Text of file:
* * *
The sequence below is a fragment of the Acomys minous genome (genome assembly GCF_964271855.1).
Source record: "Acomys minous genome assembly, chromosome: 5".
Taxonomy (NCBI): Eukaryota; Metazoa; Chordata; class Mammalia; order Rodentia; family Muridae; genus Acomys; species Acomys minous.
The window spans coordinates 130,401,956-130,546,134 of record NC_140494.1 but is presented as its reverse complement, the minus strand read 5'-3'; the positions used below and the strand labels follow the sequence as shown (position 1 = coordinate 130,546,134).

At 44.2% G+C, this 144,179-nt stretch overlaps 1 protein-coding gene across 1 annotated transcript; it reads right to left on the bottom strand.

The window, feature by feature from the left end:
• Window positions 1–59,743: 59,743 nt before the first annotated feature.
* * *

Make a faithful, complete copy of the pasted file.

The sequence below is a fragment of the Acomys minous genome (genome assembly GCF_964271855.1).
Source record: "Acomys minous genome assembly, chromosome: 5".
Taxonomy (NCBI): Eukaryota; Metazoa; Chordata; class Mammalia; order Rodentia; family Muridae; genus Acomys; species Acomys minous.
The window spans coordinates 130,401,956-130,546,134 of record NC_140494.1 but is presented as its reverse complement, the minus strand read 5'-3'; the positions used below and the strand labels follow the sequence as shown (position 1 = coordinate 130,546,134).

At 44.2% G+C, this 144,179-nt stretch overlaps 1 protein-coding gene across 1 annotated transcript; it reads right to left on the bottom strand.

The window, feature by feature from the left end:
• Window positions 1–59,743: 59,743 nt before the first annotated feature.